Suppose that a real symmetric matrix $A$ has two distinct eigenvalues $\alpha$ and $\beta$.
Show that any eigenvector corresponding to $\alpha$ is orthogonal to any eigenvector corresponding to $\beta$.

(Nagoya University, Linear Algebra Final Exam Problem)

Two vectors $\mathbf{u}$ and $\mathbf{v}$ are orthogonal if their inner (dot) product $\mathbf{u}\cdot \mathbf{v}:=\mathbf{u}^{\trans}\mathbf{v}=0$.

Here $\mathbf{u}^{\trans}$ is the transpose of $\mathbf{u}$.

A fact that we will use below is that for matrices $A$ and $B$, we have $(AB)^{\trans}=B^{\trans}A^{\trans}$.

Proof.

Let $\mathbf{u}, \mathbf{v}$ be eigenvectors corresponding to $\alpha, \beta$, respectively.
Namely we have
\[A\mathbf{u}=\alpha \mathbf{u} \text{ and } A\mathbf{v}=\beta \mathbf{v}. \tag{*}\]

To prove that $\mathbf{u}$ and $\mathbf{v}$ are orthogonal, we show that the inner product $\mathbf{u} \cdot \mathbf{v}=0$.
Keeping this in mind, we compute
\begin{align*}
&\alpha (\mathbf{u} \cdot \mathbf{v}) =(\alpha \mathbf{u}) \cdot \mathbf{v} \\
&\stackrel{(*)}{=} A\mathbf{u}\cdot \mathbf{v} =(A\mathbf{u})^{\trans} \mathbf{v}\\
&=\mathbf{u}^{\trans}A^{\trans}\mathbf{v} \text{ (This follows from the fact mentioned in the hint above)} \\
&=\mathbf{u}^{\trans}A\mathbf{v} \text{ (since $A$ is symmetric.)}\\
& \stackrel{(*)}{=} \mathbf{u}^{\trans}\beta \mathbf{v}=\beta (\mathbf{u}^{\trans} \mathbf{v})=\beta (\mathbf{u}\cdot \mathbf{v}).
\end{align*}

Therefore we obtain
\[\alpha (\mathbf{u} \cdot \mathbf{v})=\beta (\mathbf{u} \cdot \mathbf{v}),\]
and thus
\[(\alpha-\beta)(\mathbf{u} \cdot \mathbf{v})=0.\]

Since $\alpha$ and $\beta$ are distinct, $\alpha-\beta \neq 0$.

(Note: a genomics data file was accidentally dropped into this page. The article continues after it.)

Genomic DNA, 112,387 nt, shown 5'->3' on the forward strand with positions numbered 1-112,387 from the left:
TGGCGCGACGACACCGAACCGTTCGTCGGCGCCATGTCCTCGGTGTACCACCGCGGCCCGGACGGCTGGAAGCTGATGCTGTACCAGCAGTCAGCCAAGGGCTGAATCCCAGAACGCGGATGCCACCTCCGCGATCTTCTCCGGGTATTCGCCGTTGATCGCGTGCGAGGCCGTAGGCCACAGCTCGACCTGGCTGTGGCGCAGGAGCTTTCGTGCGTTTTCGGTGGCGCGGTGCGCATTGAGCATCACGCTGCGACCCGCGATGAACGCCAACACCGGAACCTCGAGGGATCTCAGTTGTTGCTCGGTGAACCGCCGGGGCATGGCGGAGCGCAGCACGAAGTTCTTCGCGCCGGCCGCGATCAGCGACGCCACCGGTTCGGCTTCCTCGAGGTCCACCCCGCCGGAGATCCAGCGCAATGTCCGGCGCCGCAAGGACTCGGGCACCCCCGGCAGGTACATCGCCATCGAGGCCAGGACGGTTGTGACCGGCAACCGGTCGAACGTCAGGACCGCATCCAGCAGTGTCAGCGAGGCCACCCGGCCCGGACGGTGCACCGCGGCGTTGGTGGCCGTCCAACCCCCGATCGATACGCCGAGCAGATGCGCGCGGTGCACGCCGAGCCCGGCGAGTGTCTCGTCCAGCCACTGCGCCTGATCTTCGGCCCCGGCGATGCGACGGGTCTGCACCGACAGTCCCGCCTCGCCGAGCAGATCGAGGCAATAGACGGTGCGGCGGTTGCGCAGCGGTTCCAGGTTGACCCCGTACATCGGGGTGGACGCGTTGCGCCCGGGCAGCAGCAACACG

Hence we must have
\[\mathbf{u} \cdot \mathbf{v}=0,\]
and the eigenvectors $\mathbf{u}, \mathbf{v}$ are orthogonal.

Inner Product, Norm, and Orthogonal Vectors
Let $\mathbf{u}_1, \mathbf{u}_2, \mathbf{u}_3$ are vectors in $\R^n$. Suppose that vectors $\mathbf{u}_1$, $\mathbf{u}_2$ are orthogonal and the norm of $\mathbf{u}_2$ is $4$ and $\mathbf{u}_2^{\trans}\mathbf{u}_3=7$. Find the value of the real number $a$ in […]

Find the Eigenvalues and Eigenvectors of the Matrix $A^4-3A^3+3A^2-2A+8E$.
Let
\[A=\begin{bmatrix}
1 & -1\\
2& 3
\end{bmatrix}.\]
Find the eigenvalues and the eigenvectors of the matrix
\[B=A^4-3A^3+3A^2-2A+8E.\]
(Nagoya University Linear Algebra Exam Problem)
Hint.
Apply the Cayley-Hamilton theorem.
That is if $p_A(t)$ is the […]

Unit Vectors and Idempotent Matrices
A square matrix $A$ is called idempotent if $A^2=A$.
(a) Let $\mathbf{u}$ be a vector in $\R^n$ with length $1$.
Define the matrix $P$ to be $P=\mathbf{u}\mathbf{u}^{\trans}$.
Prove that $P$ is an idempotent matrix.
(b) Suppose that $\mathbf{u}$ and $\mathbf{v}$ be […]

Find the Limit of a Matrix
Let
\[A=\begin{bmatrix}
\frac{1}{7} & \frac{3}{7} & \frac{3}{7} \\
\frac{3}{7} &\frac{1}{7} &\frac{3}{7} \\
\frac{3}{7} & \frac{3}{7} & \frac{1}{7}
\end{bmatrix}\]
be $3 \times 3$ matrix. Find
\[\lim_{n \to \infty} A^n.\]
(Nagoya University Linear […]

Determine the Values of $a$ such that the 2 by 2 Matrix is Diagonalizable
Let
\[A=\begin{bmatrix}
1-a & a\\
-a& 1+a
\end{bmatrix}\]
be a $2\times 2$ matrix, where $a$ is a complex number.
Determine the values of $a$ such that the matrix $A$ is diagonalizable.
(Nagoya University, Linear Algebra Exam Problem)
Proof.
To […]

Sequence Converges to the Largest Eigenvalue of a Matrix
Let $A$ be an $n\times n$ matrix. Suppose that $A$ has real eigenvalues $\lambda_1, \lambda_2, \dots, \lambda_n$ with corresponding eigenvectors $\mathbf{u}_1, \mathbf{u}_2, \dots, \mathbf{u}_n$.
Furthermore, suppose that
\[|\lambda_1| > |\lambda_2| \geq \cdots \geq […]